Maybe we feel we have failed to recognise the responsibilities God first gave us and have failed to try, to take risks, to learn, to grow, to ask questions. Maybe we feel we have failed to use our abilities to fulfill our responsibilities.  The challenge we face is to recognize our responsibilities and use our abilities to fulfill our responsibilities while we have them.

While it is true that God wants us to use his gifts and to multiply them for the benefit of his Kingdom, we are not judged according to the quantity of the work we do for God, nor even by the quality of that work. Rather, we are judged by our attitude: by our willingness to do as God wants us to do, by our willingness to risk all that we have been given for the sake of the Kingdom just as Jesus risked all of himself for our sake.

As Paul writes in his letter to the Ephesians “For it is by grace you have been saved, through faith–and this is not from yourselves, it is the gift of God–not by works, so that no one can boast.” (Ephesians 2:8-9).

But if we reduce the parable of the talents simply to saying that we must be productive for God or else be condemned, then we miss what is so good about the Christian life! We miss the good news of Jesus Christ, the good news of the grace and mercy won for us on the Cross.

If we see this parable as all about productivity, we will end up like the servant who failed to invest the talent that his master gave him. We will end up being afraid—worried more about how well we are doing in the eyes of God than we are about actually doing anything at all.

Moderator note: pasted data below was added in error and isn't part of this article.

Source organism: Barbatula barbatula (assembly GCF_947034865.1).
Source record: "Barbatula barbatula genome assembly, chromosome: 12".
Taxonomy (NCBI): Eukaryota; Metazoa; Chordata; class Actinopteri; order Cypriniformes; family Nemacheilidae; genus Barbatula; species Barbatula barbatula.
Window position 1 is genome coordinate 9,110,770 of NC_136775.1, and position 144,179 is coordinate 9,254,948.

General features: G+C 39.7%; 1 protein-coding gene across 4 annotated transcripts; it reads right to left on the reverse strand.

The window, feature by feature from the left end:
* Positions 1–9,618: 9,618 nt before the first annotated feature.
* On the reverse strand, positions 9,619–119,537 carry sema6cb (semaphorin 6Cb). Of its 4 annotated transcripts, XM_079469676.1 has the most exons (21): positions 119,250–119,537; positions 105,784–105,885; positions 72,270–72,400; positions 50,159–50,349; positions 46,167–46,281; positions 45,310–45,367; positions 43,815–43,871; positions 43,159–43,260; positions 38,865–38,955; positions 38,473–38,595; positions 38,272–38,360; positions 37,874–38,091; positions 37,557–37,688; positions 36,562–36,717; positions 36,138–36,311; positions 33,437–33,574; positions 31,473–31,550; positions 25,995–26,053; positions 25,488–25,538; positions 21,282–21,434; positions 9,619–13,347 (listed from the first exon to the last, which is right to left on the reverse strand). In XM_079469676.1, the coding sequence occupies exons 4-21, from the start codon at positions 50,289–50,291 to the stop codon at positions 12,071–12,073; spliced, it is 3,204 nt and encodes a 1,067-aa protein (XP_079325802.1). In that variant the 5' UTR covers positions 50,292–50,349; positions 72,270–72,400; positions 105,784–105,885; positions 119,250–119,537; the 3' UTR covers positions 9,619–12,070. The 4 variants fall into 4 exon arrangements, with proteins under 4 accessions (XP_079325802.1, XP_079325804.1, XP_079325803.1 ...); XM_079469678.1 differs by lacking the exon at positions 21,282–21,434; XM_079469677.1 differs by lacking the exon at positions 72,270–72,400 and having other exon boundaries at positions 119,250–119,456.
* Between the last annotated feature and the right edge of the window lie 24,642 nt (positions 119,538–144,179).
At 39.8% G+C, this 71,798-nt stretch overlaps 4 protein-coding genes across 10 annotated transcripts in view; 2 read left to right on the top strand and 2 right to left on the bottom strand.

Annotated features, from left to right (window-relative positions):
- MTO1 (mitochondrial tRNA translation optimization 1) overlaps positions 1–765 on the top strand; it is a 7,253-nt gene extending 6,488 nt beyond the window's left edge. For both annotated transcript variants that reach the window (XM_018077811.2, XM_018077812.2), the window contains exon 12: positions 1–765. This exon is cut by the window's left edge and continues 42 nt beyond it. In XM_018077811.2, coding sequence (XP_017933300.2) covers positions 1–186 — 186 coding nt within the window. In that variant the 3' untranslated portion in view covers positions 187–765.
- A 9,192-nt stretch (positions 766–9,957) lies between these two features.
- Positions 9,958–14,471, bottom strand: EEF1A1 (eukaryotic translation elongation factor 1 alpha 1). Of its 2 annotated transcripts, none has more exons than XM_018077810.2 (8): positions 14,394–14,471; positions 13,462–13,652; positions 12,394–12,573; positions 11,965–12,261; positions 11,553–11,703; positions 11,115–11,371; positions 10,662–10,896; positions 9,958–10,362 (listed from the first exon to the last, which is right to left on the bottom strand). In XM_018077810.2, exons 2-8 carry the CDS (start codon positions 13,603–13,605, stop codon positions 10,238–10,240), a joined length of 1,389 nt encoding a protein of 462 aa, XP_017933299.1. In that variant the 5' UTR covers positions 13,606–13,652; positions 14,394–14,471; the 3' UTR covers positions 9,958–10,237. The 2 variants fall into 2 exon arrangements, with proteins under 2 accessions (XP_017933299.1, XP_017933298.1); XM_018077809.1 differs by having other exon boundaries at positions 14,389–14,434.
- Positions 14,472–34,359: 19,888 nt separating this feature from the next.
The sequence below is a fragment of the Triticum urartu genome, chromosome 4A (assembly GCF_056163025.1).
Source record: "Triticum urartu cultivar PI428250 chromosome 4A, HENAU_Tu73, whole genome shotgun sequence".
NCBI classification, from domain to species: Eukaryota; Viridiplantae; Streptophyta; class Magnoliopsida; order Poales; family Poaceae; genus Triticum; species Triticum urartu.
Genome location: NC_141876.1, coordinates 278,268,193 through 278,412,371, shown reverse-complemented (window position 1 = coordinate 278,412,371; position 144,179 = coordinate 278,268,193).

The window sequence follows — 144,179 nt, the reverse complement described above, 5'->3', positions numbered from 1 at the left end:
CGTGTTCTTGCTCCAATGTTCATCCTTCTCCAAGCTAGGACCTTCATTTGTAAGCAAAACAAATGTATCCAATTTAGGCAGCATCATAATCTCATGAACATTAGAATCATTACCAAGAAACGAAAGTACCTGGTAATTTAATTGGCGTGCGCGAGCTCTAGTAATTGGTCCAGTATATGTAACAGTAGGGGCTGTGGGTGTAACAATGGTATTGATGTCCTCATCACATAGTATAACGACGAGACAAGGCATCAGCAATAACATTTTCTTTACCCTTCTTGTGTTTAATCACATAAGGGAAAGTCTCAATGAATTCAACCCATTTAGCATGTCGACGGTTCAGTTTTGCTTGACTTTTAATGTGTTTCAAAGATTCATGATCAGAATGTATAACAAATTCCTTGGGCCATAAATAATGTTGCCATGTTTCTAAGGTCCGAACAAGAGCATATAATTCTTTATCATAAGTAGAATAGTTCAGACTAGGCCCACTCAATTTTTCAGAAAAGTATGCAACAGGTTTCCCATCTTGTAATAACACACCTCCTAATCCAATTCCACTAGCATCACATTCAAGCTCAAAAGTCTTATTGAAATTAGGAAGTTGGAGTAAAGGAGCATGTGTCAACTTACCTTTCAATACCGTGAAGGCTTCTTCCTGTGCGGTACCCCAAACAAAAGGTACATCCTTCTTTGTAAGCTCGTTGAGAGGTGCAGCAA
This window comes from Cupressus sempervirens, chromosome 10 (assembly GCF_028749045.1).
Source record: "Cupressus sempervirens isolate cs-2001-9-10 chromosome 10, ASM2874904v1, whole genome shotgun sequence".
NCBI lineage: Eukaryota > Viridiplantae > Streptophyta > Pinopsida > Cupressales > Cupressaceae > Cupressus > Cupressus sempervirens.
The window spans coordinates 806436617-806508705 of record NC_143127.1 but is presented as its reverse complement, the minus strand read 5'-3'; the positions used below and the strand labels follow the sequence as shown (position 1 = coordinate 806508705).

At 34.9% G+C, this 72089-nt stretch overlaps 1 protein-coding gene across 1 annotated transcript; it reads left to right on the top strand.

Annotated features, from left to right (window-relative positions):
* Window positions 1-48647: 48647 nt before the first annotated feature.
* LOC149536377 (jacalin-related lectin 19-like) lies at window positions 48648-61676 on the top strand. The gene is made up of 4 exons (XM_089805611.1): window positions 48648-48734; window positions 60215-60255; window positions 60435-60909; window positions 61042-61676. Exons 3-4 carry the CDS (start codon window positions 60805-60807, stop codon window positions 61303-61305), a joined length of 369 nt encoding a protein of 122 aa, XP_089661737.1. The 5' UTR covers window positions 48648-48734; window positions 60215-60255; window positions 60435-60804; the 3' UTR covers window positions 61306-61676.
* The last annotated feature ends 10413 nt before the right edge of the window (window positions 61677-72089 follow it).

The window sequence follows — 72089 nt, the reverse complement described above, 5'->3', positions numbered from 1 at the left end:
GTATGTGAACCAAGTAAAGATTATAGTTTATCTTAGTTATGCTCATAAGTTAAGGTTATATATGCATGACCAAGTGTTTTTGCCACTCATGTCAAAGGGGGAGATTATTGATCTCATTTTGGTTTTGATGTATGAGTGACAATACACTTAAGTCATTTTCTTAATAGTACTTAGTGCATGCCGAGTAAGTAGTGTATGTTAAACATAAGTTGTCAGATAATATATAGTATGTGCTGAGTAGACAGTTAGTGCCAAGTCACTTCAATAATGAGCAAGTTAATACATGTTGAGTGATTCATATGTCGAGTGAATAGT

Consider the servant who buried the talent entrusted to him. He was afraid and he took no risks. He did not see the potential for growth and he buried what he had to keep it safe. He did nothing. In what areas of your life are we burying our responsibilities and not exercising them according to our abilities?

The parable of the talents is not a lesson about success or our degree of productivity. It is a lesson about our attitude and responsibility. It is about faithfully stepping out with God’s treasure in our hands for the sake of others.

The servant was afraid – and so he did not try. What counts is not whether we win or lose, but whether or not we even try. What counts is whether or not we dare to risk those things that God has given us.

What counts is whether or not we invest ourselves in God’s kingdom:
– Whether we take what we have and use it for God’s purposes.
– Whether we pass on the blessings we have received.
– Whether we seek to build community and bring hope to the strangers among us.
– Whether we reach out to those in need and show them the love that God first showed to us.
– Whether we try to multiply joy and divide sorrow.
– Whether we willingly use what we have been given in the service of God.

Do we work with the resources that God has given us for his sake or do we focus on the fact that we might fail and so refuse to try? Do we use the gifts we have been given to build up the church and to bring praise to God or do we use those gifts only for our own benefit?

God gives us many gifts and resources. Why he does so is not always clear, but what God expects of us is clear. God expects us to develop the good things we have so that the world around us can benefit from them, so that those gifts might be fruitful in us, and add to the good things that God’s world needs.

God, like the master in today’s parable, trusts us to do well with his love, to develop the gifts he gives us so that all the citizens of his kingdom may benefit from them. God has blessed you with the priceless gift of salvation. Therefore we have nothing to fear! We can love God and love life. We can take risks with what God has given to us so that others may experience God’s love and his kingdom may grow near and far. Amen.